Hypocrisy is something that we do even in the best of times, but we can never let it define who we truly are.

I found the following words as I was doing some sermon research; I believe they explain what is going through my head right now a little more clearly than even I can.

“One of the benefits of living in God’s presence is this: when you really see God, you see yourself; when you see yourself, you see your sin; when you see your sin, you cry out to God for grace and forgiveness, and you receive it. The saint is always more aware of his need of God than his successes in God, always more aware of how far he has to go than how far he has come.” (Excerpted  from preachingtoday.com/sermons/Haddon Robinson/Good Guys, Bad Guys and Us Guys)

Might I add that when we realize and live this as a truth, then others will see us for who we truly are and we will see them in the same way.

No hypocrisy needed.

Until then, the grand illusion lives on.

May we do our best to make this illusion less and less a reality.

The Grand Illusion – on being a hypocrite 3

1 Corinthians 9:19-23 (English Standard Version)

 19For though I am free from all, I have made myself a servant to all, that I might win more of them. 20 To the Jews I became as a Jew, in order to win Jews. To those under the law I became as one under the law (though not being myself under the law) that I might win those under the law. 21To those outside the law I became as one outside the law (not being outside the law of God but under the law of Christ) that I might win those outside the law. 22 To the weak I became weak, that I might win the weak. I have become all things to all people, that by all means I might save some. 23I do it all for the sake of the gospel, that I may share with them in its blessings.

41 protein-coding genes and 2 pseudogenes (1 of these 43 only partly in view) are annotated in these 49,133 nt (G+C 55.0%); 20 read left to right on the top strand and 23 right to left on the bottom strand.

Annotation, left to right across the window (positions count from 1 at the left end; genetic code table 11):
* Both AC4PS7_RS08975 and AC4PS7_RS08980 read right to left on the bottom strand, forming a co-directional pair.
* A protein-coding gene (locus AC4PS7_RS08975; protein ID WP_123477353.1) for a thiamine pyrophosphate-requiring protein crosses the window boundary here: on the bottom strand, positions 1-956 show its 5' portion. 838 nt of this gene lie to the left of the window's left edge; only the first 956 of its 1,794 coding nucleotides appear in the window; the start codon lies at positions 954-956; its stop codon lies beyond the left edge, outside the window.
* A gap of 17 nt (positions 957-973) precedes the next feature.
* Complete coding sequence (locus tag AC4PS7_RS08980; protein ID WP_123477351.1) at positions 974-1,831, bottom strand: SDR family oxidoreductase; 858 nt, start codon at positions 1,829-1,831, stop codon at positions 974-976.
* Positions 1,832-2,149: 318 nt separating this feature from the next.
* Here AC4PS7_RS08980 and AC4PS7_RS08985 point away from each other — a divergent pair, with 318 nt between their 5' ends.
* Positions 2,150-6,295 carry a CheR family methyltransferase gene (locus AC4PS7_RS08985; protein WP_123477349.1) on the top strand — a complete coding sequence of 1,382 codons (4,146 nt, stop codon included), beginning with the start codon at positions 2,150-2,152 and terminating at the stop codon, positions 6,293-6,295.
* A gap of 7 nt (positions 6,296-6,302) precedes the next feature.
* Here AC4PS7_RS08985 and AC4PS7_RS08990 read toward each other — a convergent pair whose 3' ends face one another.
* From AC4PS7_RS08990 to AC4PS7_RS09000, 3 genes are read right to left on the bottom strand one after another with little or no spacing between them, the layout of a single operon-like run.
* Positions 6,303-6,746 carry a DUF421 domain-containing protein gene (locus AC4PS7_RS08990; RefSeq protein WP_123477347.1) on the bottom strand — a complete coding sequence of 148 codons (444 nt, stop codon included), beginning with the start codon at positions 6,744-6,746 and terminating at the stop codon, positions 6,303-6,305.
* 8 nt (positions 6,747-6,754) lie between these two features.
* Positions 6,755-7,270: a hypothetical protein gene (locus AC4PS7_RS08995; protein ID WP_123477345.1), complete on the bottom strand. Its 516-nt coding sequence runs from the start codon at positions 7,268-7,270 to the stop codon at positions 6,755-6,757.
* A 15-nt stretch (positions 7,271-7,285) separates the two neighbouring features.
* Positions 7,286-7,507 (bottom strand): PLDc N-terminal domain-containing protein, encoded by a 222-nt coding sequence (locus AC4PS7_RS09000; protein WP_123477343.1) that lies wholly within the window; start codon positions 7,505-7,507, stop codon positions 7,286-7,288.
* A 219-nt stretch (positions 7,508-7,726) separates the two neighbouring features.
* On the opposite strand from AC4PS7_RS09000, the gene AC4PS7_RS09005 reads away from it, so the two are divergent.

Some might read this passage and say, see Paul was being a hypocrite, and he was pretending to be different things so that he could persuade others to believe. But if you read this passage carefully nowhere does it say that Paul was pretending. It says he became. There is a vast difference between being (becoming) and pretending.

 Pretending is all about seeking to persuade others by acting out what you think they need to see, so that you might win them over. This is indeed hypocrisy.

 Being or becoming is something that is very real, the only way to do this is by actually entering into another’s life, by becoming or being one of them; no pretense is involved, just genuine concern for the other. 

 I believe that when Paul says “I have become all things to all people”, that a lot of people automatically think pretense, which means hypocrisy.